Jack Houston And The Necronauts kickstarter campaign was a success, however after the campaign was over the $10k backer backed down from his pledge leaving the campaign short by 2k from it’s goal.
Luckily they still managed to get most of the money (~54k) from Kickstarter/Amazon – but they still need to reach their goal.

“Why” you ask ?
If they managed to get only $12k more they will be able to upgrade to Unity4 which will allow them to support GNU/Linux !
All kickstarter pledge tiers are still in effect, so if you donate (via Paypal) $15, you will get the game !

Detailed Announcement :

Warbird Games, an indie games studio in Fort Worth, Texas, is asking for direct donations via its website after a $10k Kickstarter pledge fell through, leaving them short of their target amount.

Earlier this month, the studio raised $64,256 via a successful Kickstarter for Jack Houston and the Necronauts, a classic point and click adventure for the PC with stop-motion animation visuals. However, celebration turned to distress when their largest donor failed to honor a $10,000 pledge.

“After the exhilaration of passing our goal by almost $10k, I was expecting to spend the next few days getting ready to start production on the project.” said lead designer, Stacy Davidson. “Instead, I spent them frantically trying to find out what was going on with the donation, whether we’d even get the other funds and glued to email for any news.”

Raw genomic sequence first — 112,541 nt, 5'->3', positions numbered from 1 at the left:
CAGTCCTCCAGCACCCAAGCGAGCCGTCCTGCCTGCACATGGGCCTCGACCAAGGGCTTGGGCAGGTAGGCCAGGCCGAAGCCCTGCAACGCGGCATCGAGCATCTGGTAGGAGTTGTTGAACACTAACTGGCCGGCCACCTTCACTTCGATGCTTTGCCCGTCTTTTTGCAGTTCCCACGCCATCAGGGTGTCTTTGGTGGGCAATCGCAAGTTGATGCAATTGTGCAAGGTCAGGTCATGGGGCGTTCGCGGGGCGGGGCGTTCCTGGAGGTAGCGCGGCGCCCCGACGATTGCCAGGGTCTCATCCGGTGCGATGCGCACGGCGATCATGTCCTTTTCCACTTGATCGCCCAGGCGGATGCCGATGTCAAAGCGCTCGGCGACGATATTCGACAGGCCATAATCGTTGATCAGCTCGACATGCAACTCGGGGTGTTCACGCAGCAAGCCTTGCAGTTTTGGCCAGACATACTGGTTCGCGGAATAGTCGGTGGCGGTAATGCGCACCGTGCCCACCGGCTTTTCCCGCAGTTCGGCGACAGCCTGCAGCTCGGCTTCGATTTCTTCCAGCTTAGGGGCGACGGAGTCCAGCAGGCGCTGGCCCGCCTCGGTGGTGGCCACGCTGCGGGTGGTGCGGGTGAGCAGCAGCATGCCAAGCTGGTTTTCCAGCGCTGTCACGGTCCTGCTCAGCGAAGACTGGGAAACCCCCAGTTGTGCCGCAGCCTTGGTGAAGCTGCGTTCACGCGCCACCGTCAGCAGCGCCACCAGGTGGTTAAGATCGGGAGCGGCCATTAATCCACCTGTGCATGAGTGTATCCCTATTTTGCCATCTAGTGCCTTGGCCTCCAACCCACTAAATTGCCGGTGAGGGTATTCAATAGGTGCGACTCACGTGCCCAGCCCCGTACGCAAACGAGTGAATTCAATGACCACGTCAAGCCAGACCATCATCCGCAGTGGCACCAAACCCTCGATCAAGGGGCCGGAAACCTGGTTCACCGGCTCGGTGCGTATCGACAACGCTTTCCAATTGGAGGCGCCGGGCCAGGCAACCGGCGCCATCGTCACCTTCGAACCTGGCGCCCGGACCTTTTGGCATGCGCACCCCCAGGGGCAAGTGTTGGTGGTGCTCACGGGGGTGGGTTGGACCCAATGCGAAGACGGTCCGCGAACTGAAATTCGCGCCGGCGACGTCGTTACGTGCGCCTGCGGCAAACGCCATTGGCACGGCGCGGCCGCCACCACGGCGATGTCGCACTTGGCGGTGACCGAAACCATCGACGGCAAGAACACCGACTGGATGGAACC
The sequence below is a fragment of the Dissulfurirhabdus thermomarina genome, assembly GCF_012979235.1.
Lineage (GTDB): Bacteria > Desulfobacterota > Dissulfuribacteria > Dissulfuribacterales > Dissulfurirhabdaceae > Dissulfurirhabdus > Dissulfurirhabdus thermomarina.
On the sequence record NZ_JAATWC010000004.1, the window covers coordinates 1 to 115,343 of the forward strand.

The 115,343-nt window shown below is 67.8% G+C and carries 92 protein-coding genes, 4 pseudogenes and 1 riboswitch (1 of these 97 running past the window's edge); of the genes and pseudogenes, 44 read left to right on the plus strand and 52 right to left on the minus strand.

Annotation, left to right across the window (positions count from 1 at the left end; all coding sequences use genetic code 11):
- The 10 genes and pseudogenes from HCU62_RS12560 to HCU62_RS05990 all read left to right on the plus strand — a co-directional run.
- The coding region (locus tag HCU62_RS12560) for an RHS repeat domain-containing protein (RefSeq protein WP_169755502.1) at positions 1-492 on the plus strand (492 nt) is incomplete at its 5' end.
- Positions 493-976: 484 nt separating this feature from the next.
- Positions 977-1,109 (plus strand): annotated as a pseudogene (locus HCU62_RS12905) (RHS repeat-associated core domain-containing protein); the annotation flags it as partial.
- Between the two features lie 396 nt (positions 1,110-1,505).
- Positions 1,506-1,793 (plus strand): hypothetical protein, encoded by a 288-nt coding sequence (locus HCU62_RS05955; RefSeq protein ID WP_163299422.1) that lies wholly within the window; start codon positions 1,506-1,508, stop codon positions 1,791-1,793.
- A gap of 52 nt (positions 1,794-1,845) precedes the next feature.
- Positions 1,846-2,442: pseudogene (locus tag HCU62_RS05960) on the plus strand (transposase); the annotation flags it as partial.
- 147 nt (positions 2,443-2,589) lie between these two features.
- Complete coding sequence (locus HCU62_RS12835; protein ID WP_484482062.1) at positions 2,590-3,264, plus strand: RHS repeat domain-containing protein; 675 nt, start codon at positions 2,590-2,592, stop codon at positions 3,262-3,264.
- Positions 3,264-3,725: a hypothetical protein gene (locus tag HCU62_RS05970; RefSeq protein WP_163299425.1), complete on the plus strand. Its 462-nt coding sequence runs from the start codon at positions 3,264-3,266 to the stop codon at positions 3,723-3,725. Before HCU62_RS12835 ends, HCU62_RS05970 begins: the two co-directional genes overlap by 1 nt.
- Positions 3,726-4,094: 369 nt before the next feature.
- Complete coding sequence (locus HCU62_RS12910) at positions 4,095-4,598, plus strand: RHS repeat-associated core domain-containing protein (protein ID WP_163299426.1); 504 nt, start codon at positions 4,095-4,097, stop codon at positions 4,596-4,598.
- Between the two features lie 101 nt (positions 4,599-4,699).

The developer have now opened up direct funding via the Warbird Games website in the hope of filling this gap in funding. The same rewards as Kickstarter will be offered to backers supporting the project through this method.

Additionally, the studio has been able to dramatically lower its stretch targets to bring the game to iPad, Android, Mac and Linux and into FIGS localisation after renegotiating with contractors and receiving offers of help with translation from backers.


More details on Jack Houston and the Necronauts:

Join legendary test pilot Jack Houston on the adventure of a lifetime. Set in an alternate universe heavily inspired by classic sci-fi authors and artists, Jack Houston mans a mission to Venus in 1999, only to have a terrible accident leaving him in stasis for 1000 years. When he awakes on the savage world, the life he once knew has long gone, and he heads out into the unknown.

Key features:

Old meets new – combining classic click and point adventure gameplay with amazing HD visuals, the game will feel both familiar and incredibly new to anyone who loved adventure games in the 80’s and 90’s

Rip-roaring story – join captain Jack Houston as he faces the perils of Venus in a journey that will have you travelling through space and time to seek the truth.

Story and art inspired by the masters – enjoy a truly vintage experience with a captivating story and unique art based upon esteemed sci-fi masters such as Chesley Bonestell, Robert E. Howard and Frank Frazetta.

Stop-motion animation – a unique technique that was used to create 1950s sci-fi serials such as Flash Gordon is being used to create a truly authentic experience in-game and a unique visual aesthetic